Today, Hendrix routinely shares his experience that day with academy cadets, as well as his feelings on what things he would have done differently.
“I was carrying a five-shot revolver,” Hendrix says. “None of the trainees that I have spoken to will carry one of those as their primary off-duty weapon. Five shots is simply not enough.”
Hendrix also explains to new recruits the difference between shooting on a range and shooting to save your own life.
“I’m shooting five shots, and people think that it’s easy to place those rounds where you want them. But when you’re taking fire-and worse, when your body’s taking rounds-you’re putting yourself behind the eight ball the moment you engage with a limited number of low velocity rounds and your suspect isn’t so hamstrung. You need to carry a larger caliber firearm with greater round capacity.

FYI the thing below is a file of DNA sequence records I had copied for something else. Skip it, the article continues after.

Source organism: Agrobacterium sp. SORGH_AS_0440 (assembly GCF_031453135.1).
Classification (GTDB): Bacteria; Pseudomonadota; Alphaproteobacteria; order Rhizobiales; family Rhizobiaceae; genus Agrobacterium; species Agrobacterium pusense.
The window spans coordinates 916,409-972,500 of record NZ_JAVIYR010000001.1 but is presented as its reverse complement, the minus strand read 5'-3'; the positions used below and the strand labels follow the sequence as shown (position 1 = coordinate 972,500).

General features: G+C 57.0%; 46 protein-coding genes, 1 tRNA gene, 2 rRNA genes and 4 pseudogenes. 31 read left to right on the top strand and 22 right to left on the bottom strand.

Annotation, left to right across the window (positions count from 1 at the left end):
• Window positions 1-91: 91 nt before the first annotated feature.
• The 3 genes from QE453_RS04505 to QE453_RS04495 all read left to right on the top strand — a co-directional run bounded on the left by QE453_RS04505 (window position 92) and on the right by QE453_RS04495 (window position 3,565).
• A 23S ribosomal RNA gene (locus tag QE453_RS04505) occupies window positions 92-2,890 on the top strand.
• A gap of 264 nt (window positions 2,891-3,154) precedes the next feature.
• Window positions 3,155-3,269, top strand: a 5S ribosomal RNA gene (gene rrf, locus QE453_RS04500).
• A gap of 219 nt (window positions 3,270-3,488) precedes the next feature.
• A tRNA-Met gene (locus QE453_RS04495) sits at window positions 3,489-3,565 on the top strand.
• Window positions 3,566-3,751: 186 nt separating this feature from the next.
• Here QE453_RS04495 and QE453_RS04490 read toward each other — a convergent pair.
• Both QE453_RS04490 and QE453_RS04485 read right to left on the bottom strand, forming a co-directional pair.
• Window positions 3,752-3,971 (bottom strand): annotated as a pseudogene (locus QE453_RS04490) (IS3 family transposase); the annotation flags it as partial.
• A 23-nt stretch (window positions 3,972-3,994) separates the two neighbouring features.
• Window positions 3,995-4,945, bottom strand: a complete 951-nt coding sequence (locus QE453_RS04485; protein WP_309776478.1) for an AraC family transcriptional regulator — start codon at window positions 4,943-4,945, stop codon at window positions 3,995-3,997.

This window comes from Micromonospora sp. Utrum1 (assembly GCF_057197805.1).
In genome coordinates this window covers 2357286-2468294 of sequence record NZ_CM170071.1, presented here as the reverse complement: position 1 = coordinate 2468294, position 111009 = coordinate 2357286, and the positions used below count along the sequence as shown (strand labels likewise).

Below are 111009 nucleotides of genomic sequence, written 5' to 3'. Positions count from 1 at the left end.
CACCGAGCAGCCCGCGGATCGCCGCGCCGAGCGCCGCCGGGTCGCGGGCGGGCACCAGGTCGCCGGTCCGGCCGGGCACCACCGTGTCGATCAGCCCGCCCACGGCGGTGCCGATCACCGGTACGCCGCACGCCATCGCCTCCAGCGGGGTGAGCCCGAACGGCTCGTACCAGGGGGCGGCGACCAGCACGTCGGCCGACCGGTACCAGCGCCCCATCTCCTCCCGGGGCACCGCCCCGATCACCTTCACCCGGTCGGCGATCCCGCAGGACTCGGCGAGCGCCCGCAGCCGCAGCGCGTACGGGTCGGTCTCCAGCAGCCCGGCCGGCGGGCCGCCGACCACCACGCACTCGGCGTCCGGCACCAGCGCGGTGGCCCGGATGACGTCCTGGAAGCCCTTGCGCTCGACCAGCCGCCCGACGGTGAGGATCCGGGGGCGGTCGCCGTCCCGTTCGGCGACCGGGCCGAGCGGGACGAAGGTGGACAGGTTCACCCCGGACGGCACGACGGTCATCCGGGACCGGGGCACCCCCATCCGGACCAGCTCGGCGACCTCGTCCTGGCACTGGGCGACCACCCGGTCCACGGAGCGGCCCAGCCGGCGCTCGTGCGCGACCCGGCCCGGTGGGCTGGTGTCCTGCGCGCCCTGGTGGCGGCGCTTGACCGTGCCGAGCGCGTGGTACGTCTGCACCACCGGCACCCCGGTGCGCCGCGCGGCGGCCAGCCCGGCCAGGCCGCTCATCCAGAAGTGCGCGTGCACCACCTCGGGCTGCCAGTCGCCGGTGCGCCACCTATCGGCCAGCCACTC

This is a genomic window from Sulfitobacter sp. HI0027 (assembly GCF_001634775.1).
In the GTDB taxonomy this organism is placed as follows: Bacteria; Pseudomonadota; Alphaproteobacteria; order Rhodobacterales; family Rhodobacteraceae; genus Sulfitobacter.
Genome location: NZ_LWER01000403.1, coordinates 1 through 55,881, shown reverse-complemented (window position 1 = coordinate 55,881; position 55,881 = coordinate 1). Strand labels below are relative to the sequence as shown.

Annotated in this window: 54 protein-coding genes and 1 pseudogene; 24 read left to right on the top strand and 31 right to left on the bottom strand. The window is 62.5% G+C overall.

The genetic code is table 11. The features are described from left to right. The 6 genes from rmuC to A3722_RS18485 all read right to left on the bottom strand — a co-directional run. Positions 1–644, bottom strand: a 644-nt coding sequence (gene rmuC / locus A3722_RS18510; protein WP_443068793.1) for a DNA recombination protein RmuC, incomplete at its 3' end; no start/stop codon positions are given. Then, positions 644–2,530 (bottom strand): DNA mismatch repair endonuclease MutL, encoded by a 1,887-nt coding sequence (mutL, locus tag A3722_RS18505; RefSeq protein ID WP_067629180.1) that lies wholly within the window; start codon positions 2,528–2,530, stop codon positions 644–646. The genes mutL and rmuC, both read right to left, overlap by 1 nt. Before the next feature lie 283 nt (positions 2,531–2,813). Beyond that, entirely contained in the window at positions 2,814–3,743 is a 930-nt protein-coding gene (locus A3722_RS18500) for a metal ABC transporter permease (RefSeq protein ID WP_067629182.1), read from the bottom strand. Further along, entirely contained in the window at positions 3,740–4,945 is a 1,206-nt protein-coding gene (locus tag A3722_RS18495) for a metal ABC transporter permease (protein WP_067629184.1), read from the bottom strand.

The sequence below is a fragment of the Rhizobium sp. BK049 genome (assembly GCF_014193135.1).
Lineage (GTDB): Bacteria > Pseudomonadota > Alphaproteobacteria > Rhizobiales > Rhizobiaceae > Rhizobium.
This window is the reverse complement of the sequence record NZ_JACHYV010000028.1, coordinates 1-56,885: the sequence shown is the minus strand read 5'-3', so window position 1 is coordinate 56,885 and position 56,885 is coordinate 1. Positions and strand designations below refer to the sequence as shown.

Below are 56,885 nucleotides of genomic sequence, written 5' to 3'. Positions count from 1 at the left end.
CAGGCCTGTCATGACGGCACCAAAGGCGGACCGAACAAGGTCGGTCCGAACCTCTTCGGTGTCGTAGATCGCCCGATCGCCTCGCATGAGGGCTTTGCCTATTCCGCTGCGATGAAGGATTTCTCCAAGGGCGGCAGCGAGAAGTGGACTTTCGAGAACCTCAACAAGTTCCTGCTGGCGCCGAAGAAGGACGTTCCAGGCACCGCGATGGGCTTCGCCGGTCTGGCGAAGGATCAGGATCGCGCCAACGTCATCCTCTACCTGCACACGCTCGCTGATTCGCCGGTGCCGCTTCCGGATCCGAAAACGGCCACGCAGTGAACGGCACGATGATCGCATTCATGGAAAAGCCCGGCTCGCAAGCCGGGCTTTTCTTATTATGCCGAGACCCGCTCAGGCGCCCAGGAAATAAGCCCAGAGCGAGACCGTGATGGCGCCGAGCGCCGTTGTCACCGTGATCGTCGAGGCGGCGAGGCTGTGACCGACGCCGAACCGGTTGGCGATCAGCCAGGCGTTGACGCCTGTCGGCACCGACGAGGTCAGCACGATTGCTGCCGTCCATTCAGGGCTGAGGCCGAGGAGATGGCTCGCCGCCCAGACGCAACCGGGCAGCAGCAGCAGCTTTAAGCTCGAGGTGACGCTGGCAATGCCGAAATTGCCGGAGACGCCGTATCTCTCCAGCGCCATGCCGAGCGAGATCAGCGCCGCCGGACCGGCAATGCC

“I hit the suspect four out of five shots, and I think that’s very good after being hit as many times as I was and returning fire while he was shooting at me and from a distance of 31 feet. But a larger caliber gun, with its longer barrel and better sights, also allows for greater accuracy.”
Hendrix has only one other regret-not taking advantage of cover sooner.
“I should have been behind that pillar as soon as possible,” he says.
Nonetheless, Hendrix’s heroic actions brought a lot of positive recognition for law enforcement because of the outcome and the circumstances. He was chosen as Officer of the Year for the entire United States, the Police Hall of Fame. He also received the Frank Bland Medal of Valor, the highest medal of valor that one person can receive from his department. And the Hall of Fame awarded him a silver star and a purple heart.
He also continues to serve the citizens of San Bernardino County.
November 19, 2009 | by Dean Scoville